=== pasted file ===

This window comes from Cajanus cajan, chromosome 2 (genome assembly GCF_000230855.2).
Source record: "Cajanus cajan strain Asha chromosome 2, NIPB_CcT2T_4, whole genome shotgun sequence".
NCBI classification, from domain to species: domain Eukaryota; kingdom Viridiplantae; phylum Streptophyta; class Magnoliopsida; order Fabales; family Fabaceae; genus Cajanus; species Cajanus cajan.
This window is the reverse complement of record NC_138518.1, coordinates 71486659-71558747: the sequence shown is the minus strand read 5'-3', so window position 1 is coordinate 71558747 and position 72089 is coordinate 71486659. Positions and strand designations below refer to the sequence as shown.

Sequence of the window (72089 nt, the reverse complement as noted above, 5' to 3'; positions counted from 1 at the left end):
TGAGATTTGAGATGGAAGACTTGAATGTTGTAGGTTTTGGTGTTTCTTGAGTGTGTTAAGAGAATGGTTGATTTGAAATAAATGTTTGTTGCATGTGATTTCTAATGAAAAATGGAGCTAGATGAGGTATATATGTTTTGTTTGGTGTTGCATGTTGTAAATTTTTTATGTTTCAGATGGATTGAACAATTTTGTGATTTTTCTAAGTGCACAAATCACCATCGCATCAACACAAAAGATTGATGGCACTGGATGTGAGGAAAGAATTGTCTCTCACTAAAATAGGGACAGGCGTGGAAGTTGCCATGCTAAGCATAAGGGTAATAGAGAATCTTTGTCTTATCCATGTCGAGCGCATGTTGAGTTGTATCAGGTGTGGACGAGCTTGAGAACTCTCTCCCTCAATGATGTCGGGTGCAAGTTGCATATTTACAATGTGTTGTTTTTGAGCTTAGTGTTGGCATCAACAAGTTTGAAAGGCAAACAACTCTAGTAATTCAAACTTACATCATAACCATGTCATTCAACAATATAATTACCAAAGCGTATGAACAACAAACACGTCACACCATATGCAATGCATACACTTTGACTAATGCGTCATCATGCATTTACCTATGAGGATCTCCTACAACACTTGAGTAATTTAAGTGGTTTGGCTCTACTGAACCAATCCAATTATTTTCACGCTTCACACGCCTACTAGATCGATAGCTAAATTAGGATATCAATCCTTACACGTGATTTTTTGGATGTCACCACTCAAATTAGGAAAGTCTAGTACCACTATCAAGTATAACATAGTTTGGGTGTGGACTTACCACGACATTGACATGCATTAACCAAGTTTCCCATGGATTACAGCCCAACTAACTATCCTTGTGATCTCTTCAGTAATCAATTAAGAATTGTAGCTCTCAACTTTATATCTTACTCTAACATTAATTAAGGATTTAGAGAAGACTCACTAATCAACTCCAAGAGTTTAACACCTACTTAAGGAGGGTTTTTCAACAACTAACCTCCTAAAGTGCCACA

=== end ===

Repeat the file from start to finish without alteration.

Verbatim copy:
This window comes from Cajanus cajan, chromosome 2 (genome assembly GCF_000230855.2).
Source record: "Cajanus cajan strain Asha chromosome 2, NIPB_CcT2T_4, whole genome shotgun sequence".
NCBI classification, from domain to species: domain Eukaryota; kingdom Viridiplantae; phylum Streptophyta; class Magnoliopsida; order Fabales; family Fabaceae; genus Cajanus; species Cajanus cajan.
This window is the reverse complement of record NC_138518.1, coordinates 71486659-71558747: the sequence shown is the minus strand read 5'-3', so window position 1 is coordinate 71558747 and position 72089 is coordinate 71486659. Positions and strand designations below refer to the sequence as shown.

Sequence of the window (72089 nt, the reverse complement as noted above, 5' to 3'; positions counted from 1 at the left end):
TGAGATTTGAGATGGAAGACTTGAATGTTGTAGGTTTTGGTGTTTCTTGAGTGTGTTAAGAGAATGGTTGATTTGAAATAAATGTTTGTTGCATGTGATTTCTAATGAAAAATGGAGCTAGATGAGGTATATATGTTTTGTTTGGTGTTGCATGTTGTAAATTTTTTATGTTTCAGATGGATTGAACAATTTTGTGATTTTTCTAAGTGCACAAATCACCATCGCATCAACACAAAAGATTGATGGCACTGGATGTGAGGAAAGAATTGTCTCTCACTAAAATAGGGACAGGCGTGGAAGTTGCCATGCTAAGCATAAGGGTAATAGAGAATCTTTGTCTTATCCATGTCGAGCGCATGTTGAGTTGTATCAGGTGTGGACGAGCTTGAGAACTCTCTCCCTCAATGATGTCGGGTGCAAGTTGCATATTTACAATGTGTTGTTTTTGAGCTTAGTGTTGGCATCAACAAGTTTGAAAGGCAAACAACTCTAGTAATTCAAACTTACATCATAACCATGTCATTCAACAATATAATTACCAAAGCGTATGAACAACAAACACGTCACACCATATGCAATGCATACACTTTGACTAATGCGTCATCATGCATTTACCTATGAGGATCTCCTACAACACTTGAGTAATTTAAGTGGTTTGGCTCTACTGAACCAATCCAATTATTTTCACGCTTCACACGCCTACTAGATCGATAGCTAAATTAGGATATCAATCCTTACACGTGATTTTTTGGATGTCACCACTCAAATTAGGAAAGTCTAGTACCACTATCAAGTATAACATAGTTTGGGTGTGGACTTACCACGACATTGACATGCATTAACCAAGTTTCCCATGGATTACAGCCCAACTAACTATCCTTGTGATCTCTTCAGTAATCAATTAAGAATTGTAGCTCTCAACTTTATATCTTACTCTAACATTAATTAAGGATTTAGAGAAGACTCACTAATCAACTCCAAGAGTTTAACACCTACTTAAGGAGGGTTTTTCAACAACTAACCTCCTAAAGTGCCACA